Some Christians understand salvation merely in restorative terms. We were lost; we were bought; now we belong again. However, a purely judicial view of God’s salvation cannot account for the entirety of God’s purpose. In saving us, God doesn’t merely restore us to the primeval condition of Adam. God’s intention from the beginning was to impart His divine life into us for His expression in glory. However, Adam failed God. The gospel is that Christ is both the last Adam AND the second man (1 Cor. 15:45-49). The last Adam terminates what the first Adam brought in. The second man initiates what the first man lacked. Thus, salvation involves an implicit comparison of Adam and Christ (this is what Romans 5 is all about).
Watchman Nee puts it like this in The Normal Christian Life (p. 117):
What we today possess in Christ is more than Adam lost.
Two hundred years earlier, in 1719, Isaac Watts captured this truth in his famous hymn, “Jesus Shall Reign Where’er the Sun”:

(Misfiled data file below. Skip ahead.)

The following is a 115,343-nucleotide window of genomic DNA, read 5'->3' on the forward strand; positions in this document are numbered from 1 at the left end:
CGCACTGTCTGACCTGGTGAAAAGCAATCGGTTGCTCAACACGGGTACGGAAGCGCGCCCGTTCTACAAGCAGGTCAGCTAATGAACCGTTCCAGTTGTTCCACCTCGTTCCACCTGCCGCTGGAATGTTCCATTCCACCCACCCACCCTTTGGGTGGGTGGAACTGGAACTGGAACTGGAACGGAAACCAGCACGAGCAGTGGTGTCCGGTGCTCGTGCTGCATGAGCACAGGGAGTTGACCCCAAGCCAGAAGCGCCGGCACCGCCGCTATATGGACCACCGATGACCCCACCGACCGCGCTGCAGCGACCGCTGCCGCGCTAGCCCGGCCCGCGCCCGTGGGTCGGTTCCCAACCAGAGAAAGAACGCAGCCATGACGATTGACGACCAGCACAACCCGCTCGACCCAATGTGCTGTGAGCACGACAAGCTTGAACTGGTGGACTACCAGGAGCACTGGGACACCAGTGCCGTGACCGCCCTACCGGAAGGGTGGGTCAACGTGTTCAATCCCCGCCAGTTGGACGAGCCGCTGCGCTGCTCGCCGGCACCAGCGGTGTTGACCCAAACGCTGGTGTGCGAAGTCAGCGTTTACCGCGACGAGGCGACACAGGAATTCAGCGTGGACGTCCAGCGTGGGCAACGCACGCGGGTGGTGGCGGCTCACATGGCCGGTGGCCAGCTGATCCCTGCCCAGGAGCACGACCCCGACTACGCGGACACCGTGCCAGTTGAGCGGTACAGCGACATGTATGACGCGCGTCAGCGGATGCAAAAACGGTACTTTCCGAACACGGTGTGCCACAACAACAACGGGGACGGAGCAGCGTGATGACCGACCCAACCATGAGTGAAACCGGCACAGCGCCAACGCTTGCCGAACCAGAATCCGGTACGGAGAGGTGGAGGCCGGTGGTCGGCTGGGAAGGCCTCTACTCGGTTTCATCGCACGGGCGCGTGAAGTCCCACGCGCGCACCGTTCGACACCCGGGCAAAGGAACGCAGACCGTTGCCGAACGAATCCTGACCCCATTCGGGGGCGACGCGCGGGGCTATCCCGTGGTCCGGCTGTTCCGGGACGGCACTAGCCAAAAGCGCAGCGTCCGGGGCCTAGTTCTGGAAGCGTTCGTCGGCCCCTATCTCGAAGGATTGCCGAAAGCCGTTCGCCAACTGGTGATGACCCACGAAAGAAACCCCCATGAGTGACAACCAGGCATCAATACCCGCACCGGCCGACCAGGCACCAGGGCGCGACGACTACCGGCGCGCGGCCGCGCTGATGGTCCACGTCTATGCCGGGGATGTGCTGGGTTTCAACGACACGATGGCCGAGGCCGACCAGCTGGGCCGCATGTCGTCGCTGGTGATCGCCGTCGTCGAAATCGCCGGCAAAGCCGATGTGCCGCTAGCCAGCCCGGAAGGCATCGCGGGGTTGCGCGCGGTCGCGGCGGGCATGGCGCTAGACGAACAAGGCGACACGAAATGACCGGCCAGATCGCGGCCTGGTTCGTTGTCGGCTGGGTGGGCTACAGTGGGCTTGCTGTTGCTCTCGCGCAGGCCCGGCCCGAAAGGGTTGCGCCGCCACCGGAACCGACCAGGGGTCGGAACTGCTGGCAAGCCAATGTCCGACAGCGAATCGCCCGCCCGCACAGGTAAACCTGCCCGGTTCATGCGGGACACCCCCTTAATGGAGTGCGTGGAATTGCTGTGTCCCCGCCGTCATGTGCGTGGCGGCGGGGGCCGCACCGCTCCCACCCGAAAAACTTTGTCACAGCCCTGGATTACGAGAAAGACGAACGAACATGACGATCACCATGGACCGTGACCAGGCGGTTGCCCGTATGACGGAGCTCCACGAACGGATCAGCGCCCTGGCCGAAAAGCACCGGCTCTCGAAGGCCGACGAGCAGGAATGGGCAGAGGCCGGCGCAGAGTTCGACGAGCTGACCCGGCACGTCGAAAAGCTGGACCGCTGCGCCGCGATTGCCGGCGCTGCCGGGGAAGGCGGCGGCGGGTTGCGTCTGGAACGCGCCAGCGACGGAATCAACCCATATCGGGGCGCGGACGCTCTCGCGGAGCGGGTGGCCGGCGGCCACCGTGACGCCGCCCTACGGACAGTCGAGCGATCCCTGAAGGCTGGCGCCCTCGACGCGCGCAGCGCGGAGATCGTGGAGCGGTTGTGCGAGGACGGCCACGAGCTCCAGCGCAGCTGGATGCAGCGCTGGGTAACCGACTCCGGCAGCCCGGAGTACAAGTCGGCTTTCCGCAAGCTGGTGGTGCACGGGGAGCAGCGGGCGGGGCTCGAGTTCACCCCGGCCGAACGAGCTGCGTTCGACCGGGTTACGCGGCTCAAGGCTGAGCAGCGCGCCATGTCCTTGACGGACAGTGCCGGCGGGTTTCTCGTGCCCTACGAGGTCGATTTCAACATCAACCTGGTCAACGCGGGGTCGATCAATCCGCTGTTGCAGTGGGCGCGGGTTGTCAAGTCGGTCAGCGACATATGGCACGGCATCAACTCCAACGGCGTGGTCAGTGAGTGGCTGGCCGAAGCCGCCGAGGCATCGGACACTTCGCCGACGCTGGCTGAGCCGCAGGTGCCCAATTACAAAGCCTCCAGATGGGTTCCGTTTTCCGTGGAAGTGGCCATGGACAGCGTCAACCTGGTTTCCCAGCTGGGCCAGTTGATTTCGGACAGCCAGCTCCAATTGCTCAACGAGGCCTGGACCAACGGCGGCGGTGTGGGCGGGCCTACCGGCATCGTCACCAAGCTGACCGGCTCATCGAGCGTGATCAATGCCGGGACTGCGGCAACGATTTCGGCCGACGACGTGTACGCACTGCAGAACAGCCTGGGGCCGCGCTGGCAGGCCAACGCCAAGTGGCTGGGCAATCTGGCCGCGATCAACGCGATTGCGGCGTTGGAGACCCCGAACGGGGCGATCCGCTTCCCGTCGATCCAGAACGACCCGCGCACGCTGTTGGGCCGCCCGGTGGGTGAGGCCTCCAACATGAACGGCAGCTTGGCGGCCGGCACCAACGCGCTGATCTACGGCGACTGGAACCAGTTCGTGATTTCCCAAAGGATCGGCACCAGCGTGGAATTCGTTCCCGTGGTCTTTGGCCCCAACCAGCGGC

In Him the tribes of Adam boast
More blessings than their father lost.
In Gleanings in Genesis (p. 55), A. W. Pink also echoes this sentiment and elaborates on what exactly this entails:
In the sphere of redemption Christ has not only reversed the effects of the Fall, but because of it has brought in a better thing… The redeemed have gained more through the last Adam than they lost through the first Adam.
1) A more exalted position
Adam dwelt in an earthly paradise. The believers are seated with Christ in the heavenlies (Eph. 2:6).
2) A nobler nature
Adam merely possessed the created, human nature. The believers have become partakers of the divine nature (2 Pet. 1:4).
3) A new standing before God
Adam was merely innocent, morally neutral. The believers in Christ have become the righteousness of God (2 Cor. 5:21).
4) A better inheritance
Adam was heir of earthly blessings. The believers are heirs of God and joint heirs with Christ (Rom. 8:17).
5) Made capable of a deeper joy
Adam enjoyed the objective care, provision, and fellowship of the Creator. The believers enjoy the subjective grace, love, and fellowship of the Redeemer (2 Cor. 13:14).
6) A closer relationship to God
Adam was merely a creature, possessing the divine image. The believers are sons of God and brothers of Christ, possessing the divine life (1 John 5:11-12).
- Adam: a Type of Christ (lifeandbuilding.com)